Malcolm Wilde Browne By: Morgan Lamb

EARLY LIFE: Malcolm Wilde Browne, born in Manhattan, April 17th of 1931, died August 27th of 2012, was American with Quaker roots passed down from his mother with Roman Catholic roots from his father. Grandfather was first cousins with Oscar Wilde. He was the eldest of four, a sister and two younger brothers. He attended Swarthmore College where he studied chemistry.

WHO HE WORKD FOR: "He was assigned to the military newspaper Stars and Stripes, and after completing his tour of duty, he took a job with the Associated Press, which in 1961 made him bureau chief in Saigon. In 1968 Browne became a reporter for the New York Times, for which he covered the Vietnam War until the final evacuation from Saigon in 1973. He was on the Times staff for three decades, though in later years he switched to science writing. Browne chronicled his years as a war correspondent in his autobiography, Muddy Boots and Red Socks (1993)."

REASON FOR BECOMING PHOTOJOURNALIST: In 1956, he was drafted and sent to Korea, and ended up getting a job with a military newspaper. He decided on a career in journalism then. His career in photojournalism is said to be an "accident".

FAMOUS FOR:Malcolm W. Browne, a orld famous photojournalist whose four-decade career included covering the Vietnam War; taking one of the most memorable photos of the conflict, the "self-immolating " monk, Thích Quảng Đức, who was a martyr that burned himself to death due to his protesting of the persecution of Buddhists, and a lively second act as a science writer who explained chemical weapons and described the rise of synthetic body parts.

GEOGRAPHIC PLACES HE SHOT: Korean War, Vietnam, South America, and the Persian Gulf War were all major areas where Malcolm shot for his many different reporter jobs.

AWARDS: In 1964 Browne and David Halberstam of the New York Times jointly won the Pulitzer Prize (awarded to people for a distinguished example of reporting on the international affairs) for "their individual reporting of the Vietnam war and the overthrow of the Diem regime". He is also know to have won the World Press Photo Of The Year, the main prize is given to the image that "... is not only the photojournalistic encapsulation of the year, but represents an issue, situation or event of great journalistic importance, and does so in a way that demonstrates an outstanding level of visual perception and creativity.", in 1963.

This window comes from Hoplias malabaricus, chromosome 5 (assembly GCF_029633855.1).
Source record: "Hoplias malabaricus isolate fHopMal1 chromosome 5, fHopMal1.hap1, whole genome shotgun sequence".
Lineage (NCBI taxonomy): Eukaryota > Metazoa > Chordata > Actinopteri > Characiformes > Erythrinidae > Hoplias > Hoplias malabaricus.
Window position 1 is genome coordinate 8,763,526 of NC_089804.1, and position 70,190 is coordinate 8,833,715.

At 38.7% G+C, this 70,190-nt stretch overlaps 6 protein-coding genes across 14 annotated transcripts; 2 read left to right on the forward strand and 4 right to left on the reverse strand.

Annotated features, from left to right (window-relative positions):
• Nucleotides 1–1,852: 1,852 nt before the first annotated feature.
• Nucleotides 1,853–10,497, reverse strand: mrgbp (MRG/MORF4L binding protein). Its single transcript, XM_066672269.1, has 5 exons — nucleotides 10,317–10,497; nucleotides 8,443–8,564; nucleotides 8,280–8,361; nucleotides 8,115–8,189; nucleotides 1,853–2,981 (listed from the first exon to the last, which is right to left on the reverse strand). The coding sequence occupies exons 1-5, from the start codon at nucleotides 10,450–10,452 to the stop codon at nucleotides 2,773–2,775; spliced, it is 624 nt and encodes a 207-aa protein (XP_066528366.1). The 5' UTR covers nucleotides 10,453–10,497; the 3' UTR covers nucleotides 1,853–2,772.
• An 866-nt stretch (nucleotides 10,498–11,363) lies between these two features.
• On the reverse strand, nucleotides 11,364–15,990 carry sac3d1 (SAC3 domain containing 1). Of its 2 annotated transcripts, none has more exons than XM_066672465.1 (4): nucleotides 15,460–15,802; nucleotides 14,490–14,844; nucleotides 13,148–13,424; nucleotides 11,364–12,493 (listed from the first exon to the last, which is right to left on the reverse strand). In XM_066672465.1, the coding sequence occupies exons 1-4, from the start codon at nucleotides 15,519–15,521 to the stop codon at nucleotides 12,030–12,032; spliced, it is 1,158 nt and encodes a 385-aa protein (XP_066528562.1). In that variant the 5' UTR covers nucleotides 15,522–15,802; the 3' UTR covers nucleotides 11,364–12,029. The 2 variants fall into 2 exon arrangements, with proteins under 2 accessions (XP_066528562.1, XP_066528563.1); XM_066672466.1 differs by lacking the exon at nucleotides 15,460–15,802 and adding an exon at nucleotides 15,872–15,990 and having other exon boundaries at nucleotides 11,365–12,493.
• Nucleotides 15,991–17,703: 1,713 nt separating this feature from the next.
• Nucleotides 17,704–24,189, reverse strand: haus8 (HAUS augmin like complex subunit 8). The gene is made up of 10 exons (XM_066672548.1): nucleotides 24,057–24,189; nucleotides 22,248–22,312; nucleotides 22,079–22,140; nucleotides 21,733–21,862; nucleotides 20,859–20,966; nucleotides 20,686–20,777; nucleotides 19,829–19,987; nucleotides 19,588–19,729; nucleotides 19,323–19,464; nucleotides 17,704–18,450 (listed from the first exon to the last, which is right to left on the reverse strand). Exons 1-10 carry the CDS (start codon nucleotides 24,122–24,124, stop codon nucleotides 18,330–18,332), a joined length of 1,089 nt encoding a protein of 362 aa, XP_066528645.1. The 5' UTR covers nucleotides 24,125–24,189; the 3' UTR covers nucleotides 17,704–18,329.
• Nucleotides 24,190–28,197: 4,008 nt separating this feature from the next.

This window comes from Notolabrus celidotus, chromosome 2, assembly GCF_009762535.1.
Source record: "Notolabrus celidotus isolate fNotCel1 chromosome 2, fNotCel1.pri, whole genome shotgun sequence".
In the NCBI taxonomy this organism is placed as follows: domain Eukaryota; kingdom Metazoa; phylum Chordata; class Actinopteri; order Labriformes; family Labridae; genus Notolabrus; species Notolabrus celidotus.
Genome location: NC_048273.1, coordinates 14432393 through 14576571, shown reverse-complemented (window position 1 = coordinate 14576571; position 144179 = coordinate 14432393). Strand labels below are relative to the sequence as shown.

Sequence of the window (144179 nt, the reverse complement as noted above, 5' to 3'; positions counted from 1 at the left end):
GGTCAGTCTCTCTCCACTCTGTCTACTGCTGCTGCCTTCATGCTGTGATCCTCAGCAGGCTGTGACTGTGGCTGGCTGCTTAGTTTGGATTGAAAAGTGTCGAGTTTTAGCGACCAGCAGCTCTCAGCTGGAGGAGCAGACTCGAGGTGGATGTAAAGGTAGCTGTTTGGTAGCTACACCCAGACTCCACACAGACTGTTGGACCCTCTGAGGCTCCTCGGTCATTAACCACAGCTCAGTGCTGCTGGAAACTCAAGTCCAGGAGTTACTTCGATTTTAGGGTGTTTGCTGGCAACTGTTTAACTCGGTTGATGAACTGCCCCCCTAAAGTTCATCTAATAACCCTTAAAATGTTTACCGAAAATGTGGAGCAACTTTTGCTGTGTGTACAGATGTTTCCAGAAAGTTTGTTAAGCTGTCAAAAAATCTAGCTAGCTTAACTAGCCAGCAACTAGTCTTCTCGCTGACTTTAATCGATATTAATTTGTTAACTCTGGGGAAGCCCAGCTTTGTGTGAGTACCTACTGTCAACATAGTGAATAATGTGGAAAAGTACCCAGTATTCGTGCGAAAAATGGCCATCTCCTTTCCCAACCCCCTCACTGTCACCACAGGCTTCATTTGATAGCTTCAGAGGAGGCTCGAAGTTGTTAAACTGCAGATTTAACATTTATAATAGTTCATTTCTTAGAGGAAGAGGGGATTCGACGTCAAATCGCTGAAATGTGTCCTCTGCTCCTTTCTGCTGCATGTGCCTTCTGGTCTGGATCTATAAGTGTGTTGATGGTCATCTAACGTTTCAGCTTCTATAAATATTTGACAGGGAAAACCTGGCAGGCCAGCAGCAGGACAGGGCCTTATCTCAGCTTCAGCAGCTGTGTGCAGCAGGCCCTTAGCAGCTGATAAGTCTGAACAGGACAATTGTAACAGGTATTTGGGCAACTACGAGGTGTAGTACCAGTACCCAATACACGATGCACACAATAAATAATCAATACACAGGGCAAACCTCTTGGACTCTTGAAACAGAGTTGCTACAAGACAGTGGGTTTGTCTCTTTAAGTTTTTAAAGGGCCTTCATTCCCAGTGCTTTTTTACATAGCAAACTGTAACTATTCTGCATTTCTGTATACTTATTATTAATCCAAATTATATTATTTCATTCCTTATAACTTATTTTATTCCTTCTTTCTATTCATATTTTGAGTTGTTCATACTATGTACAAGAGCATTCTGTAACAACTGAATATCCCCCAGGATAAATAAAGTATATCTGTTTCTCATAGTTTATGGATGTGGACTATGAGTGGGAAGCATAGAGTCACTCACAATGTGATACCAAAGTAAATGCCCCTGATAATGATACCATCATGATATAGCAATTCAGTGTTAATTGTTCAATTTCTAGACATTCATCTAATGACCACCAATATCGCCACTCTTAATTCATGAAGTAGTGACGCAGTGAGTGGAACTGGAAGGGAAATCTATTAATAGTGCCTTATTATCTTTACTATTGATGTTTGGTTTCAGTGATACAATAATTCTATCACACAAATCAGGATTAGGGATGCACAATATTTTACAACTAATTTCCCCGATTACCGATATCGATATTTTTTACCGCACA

WHAT OTHERS HAVE SAID ABOUT HIS WORK/IMPORTANCE OF HIS WORK: "Malcolm Browne was a precise and determined journalist who helped set the standard for rigorous reporting in the early days of the Vietnam War," said Kathleen Carroll, AP executive editor and senior vice president. President Kennedy said about the photograph, "No news picture in history has generated so much emotion around the world as that one" which eventually led to JFK's reevaluation of his administrations Vietnam Policy. This was considered the beginning of the end of American support for the Ngo Dinh Diem regime and its later demise.

INFLUENCE: In my opinion he influenced the entire world of photojournalism due to his most famous photo, this opened up the door for reporters to capture really true moments that might be hard to see. He also was influenced by the war drafts because without them he never would have even considered photography or journalism.

QUOTES/OTHER IMPORTANT THINGS: "In Vietnam, it was said there were two kinds of observers: those who over heard about the war from others and those with the muddy boots. "I preferred the latter category""-Malcolm W. Browne

MY OPINION OF HIS WORK: In my opinion, Malcolm Wilde Browns work/photographs could tell a story with little to no words, they were independent and strong. His photos touched people all over the world and I think he was good at what he did and without him I don't think photojournalism would have been impacted as greatly today.

INTERESTING STORIES: While overseas he had many of his stories confiscated or forbade from being published, he also had his camera confiscated for honest photos that were taken. He also always wore red socks.

Created By
Morgan Lamb

Made with Adobe Slate

Make your words and images move.

Get Slate

Report Abuse

If you feel that this video content violates the Adobe Terms of Use, you may report this content by filling out this quick form.

To report a Copyright Violation, please follow Section 17 in the Terms of Use.